The area of the largest box in the candidate list is calculated and boxes with an area less that a set threshold percentage of this area are removed from the candidate list. This removes image artefacts (e.g. from lines on the paper), and elements of the foreground which are not boxes, such as the loops in text characters (e.g. P, B, D).
Filter out duplicate boxes (inside and outside edge of single box)
The corner coordinates of each remaining box are compared in a pairwise fashion using Euclidian distance. If two boxes are found to be duplicates of one another (e.g. the inside and outside edge of the same box), the smaller of the boxes is removed from the list. Each box in the final list is given a number to identify it.
A copy of the image from step 7 is created and black boxes corresponding to the list of boxes identified in step 12 are drawn onto this image to mask out the identified boxes. The resulting image should consist only of the lines between the boxes in the flow diagram, (e.g. Fig. 7, panel 2).
Dilate remaining lines with 5 × 5 elliptical element
A dilation operation is carried out on the image from step 13 containing only lines to enlarge the lines. This ensures that the lines overlap the boxes and form a contiguous area for the flood filling step, e.g. in situations where the line and the box did not quite intersect in the original drawing.
Redraw pairs of boxes and check connectivity
Calculate connectivity between pairs of boxes using the flood filling method described in Section 2.2.8. Store each connection in a list as a pair of box ID numbers.
Trial and error during the development of the pipeline led to the introduction of two filtering steps for boxes (steps 11 and 12). In step 11, the area of each of the boxes identified is calculated, and all boxes with an area smaller than a given percentage of the area of the largest box are disregarded. These small boxes detected as during the contour detection may be from text (e.g. the loops in a capital B or D) or from artefacts in the original photograph (e.g. graph paper).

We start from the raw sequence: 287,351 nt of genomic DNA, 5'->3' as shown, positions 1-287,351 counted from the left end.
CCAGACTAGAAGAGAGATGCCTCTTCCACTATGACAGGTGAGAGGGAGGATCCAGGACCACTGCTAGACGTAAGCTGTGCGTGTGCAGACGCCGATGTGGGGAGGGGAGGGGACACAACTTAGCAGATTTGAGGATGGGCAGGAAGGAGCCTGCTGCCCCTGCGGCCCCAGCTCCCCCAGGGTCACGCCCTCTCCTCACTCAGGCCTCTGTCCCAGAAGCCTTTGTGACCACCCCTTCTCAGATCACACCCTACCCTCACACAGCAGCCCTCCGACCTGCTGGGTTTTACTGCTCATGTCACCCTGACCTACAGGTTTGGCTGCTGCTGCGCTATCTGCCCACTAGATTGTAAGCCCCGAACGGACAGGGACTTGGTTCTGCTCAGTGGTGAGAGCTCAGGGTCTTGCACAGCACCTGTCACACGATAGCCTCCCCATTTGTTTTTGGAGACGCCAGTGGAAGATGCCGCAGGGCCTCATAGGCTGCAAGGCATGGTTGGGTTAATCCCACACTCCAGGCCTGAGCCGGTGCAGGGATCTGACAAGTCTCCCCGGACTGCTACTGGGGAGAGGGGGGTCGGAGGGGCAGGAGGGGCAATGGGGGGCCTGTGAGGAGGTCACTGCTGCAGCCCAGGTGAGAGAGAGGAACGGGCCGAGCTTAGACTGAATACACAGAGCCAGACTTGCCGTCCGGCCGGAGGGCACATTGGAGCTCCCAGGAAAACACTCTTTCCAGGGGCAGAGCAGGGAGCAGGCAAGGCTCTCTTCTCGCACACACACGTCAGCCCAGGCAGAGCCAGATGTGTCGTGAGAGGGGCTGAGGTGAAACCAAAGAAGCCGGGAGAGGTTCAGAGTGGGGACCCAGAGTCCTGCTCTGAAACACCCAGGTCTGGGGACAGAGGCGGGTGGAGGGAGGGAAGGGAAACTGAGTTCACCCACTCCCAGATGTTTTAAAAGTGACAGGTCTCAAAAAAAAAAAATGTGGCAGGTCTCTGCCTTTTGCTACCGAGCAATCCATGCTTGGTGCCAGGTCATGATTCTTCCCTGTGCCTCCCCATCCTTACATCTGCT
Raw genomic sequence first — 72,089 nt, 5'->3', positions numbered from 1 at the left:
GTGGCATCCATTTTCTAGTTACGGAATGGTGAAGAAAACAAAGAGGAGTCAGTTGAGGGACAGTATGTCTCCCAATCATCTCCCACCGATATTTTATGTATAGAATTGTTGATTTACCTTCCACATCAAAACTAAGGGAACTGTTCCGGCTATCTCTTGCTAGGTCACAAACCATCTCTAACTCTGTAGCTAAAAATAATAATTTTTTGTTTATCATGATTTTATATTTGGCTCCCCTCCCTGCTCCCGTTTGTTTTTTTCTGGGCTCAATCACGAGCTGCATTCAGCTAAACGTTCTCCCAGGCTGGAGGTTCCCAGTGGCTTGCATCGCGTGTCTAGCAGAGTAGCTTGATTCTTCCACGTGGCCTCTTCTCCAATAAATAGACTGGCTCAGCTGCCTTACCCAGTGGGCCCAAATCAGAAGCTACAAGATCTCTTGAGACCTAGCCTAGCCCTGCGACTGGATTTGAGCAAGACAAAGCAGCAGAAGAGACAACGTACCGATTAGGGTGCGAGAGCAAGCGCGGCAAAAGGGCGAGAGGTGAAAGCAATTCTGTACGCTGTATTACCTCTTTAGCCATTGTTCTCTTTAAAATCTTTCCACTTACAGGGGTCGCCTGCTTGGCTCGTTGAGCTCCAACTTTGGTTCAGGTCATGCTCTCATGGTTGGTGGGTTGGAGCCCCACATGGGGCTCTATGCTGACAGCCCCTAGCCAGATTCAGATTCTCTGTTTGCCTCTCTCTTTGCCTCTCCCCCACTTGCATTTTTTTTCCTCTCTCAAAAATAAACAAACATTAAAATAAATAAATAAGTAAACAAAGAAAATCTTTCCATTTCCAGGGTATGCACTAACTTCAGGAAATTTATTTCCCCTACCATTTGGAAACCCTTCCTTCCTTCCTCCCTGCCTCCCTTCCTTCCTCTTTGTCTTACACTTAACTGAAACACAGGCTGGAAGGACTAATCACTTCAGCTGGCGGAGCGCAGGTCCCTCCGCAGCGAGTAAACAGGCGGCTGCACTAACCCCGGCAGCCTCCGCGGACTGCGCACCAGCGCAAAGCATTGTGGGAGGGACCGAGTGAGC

In some situations, the outside edge and the inside edge of the same box can be identified as two different contours. In step 12, the Euclidean distance between the vectors representing the corners of each pair of boxes is calculated, and boxes closer than a given threshold value are considered to be the same box. The smaller of the boxes is discarded.
This pipeline was implemented in a new python package called lcopt-cv, using computer vision tools from the OpenCV software library (Bradski 2000). Variables which determine the operation of the pipeline, including the threshold intensity level for step 5, the number of dilation iterations for steps 6 and 14, thresholds for steps 11 and 12 etc., can be set interactively within the software to tweak the pipeline for individual images.
The output of the pipeline is a list of numbered boxes, with their coordinates in the image, and a list tuples denoting the links between these boxes, e.g. (1, 3) means box 1 is linked to box 3.
2.4 Heuristic processing
Once the boxes and links have been identified, knowledge of commonly held conventions that are used in drawing process flow diagrams allow the processing of the image to be further refined. This is referred to here as ‘heuristic processing’, as it is based on known heuristics or ‘rules-of-thumb’ rather than mathematical relationships. Heuristic processing allows us to add important information to the processing pipeline.
In addition to knowing which boxes are linked in a process flow diagram, it is important to know the direction of the links, in order to ascertain which processes are inputs to other processes, or rely on outputs from other processes. This is a trivial exercise for a human observer, as the links are likely to be drawn as arrows; however, the wide variety of possible arrowhead styles which may be employed in a hand-drawn diagram are such that this cue is difficult for a computer to assess. In addition, it is common when drawing flow diagrams to merge arrows where multiple inputs supply the same unit process. This leads to spurious connectivity between boxes.
2.4.1 Directional heuristic
2.4.2 ‘Prefer linked’ heuristic